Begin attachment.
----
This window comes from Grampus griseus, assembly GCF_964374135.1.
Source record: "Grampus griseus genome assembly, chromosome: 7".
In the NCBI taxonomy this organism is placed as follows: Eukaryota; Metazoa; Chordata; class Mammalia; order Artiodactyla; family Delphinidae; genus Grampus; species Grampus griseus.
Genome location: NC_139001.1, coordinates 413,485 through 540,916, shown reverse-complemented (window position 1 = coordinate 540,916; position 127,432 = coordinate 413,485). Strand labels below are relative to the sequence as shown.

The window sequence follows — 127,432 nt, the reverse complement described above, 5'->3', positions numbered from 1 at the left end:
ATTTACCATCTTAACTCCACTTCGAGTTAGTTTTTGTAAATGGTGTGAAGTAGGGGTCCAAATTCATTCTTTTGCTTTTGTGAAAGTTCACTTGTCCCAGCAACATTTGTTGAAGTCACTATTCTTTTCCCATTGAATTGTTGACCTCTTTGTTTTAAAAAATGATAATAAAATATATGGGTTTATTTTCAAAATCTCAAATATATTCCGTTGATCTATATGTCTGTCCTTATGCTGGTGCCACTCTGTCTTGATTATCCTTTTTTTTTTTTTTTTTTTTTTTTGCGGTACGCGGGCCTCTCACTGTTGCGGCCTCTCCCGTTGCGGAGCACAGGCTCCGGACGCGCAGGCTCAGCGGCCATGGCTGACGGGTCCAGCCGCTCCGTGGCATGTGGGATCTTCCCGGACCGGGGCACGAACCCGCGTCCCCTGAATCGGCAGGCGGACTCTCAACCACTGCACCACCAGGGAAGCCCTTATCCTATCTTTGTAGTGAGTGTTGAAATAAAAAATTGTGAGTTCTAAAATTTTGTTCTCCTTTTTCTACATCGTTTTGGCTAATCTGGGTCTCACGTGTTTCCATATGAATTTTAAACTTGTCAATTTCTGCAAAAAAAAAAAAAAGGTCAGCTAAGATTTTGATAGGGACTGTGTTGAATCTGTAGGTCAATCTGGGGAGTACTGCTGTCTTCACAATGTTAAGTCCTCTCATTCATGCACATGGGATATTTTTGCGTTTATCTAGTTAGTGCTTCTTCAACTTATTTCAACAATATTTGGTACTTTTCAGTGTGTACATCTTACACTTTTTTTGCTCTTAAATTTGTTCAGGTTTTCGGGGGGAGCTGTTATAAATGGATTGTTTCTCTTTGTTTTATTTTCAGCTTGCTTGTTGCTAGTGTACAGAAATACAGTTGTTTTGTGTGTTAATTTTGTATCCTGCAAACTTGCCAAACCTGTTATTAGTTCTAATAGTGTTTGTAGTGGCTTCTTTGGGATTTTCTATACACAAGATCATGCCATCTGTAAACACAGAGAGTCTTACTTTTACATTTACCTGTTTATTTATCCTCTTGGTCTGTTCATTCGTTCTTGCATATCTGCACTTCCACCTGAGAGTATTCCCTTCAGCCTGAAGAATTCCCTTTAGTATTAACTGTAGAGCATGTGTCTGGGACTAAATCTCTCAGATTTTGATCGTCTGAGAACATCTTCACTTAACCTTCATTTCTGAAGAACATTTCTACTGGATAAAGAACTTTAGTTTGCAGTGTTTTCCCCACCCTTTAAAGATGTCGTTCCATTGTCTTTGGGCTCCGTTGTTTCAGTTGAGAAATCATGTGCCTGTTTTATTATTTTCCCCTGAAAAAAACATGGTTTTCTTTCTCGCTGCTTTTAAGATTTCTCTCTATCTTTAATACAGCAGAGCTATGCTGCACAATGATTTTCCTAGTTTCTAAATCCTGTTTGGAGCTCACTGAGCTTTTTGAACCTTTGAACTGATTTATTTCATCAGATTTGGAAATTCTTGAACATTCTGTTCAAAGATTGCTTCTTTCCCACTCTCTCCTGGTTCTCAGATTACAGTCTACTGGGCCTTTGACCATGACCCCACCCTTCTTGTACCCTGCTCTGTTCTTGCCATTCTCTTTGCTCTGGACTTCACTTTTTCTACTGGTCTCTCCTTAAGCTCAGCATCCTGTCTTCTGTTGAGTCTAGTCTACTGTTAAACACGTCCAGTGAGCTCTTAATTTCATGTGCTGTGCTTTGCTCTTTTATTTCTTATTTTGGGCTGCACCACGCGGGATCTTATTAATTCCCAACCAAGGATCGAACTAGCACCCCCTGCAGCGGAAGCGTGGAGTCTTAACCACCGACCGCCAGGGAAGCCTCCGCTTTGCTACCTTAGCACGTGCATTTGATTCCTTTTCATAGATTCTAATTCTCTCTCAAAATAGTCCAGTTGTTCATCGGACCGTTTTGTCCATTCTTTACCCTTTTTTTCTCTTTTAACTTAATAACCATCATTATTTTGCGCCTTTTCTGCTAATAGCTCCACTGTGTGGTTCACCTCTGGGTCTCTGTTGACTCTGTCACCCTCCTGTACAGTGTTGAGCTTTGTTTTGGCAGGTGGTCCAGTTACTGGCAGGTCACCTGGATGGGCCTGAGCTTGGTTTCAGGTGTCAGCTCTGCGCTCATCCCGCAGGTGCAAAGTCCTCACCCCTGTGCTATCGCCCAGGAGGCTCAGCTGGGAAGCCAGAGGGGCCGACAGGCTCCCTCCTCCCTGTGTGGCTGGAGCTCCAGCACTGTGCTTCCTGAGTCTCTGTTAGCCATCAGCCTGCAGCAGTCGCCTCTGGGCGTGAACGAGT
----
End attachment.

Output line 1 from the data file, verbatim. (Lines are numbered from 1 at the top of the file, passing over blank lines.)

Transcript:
This window comes from Grampus griseus, assembly GCF_964374135.1.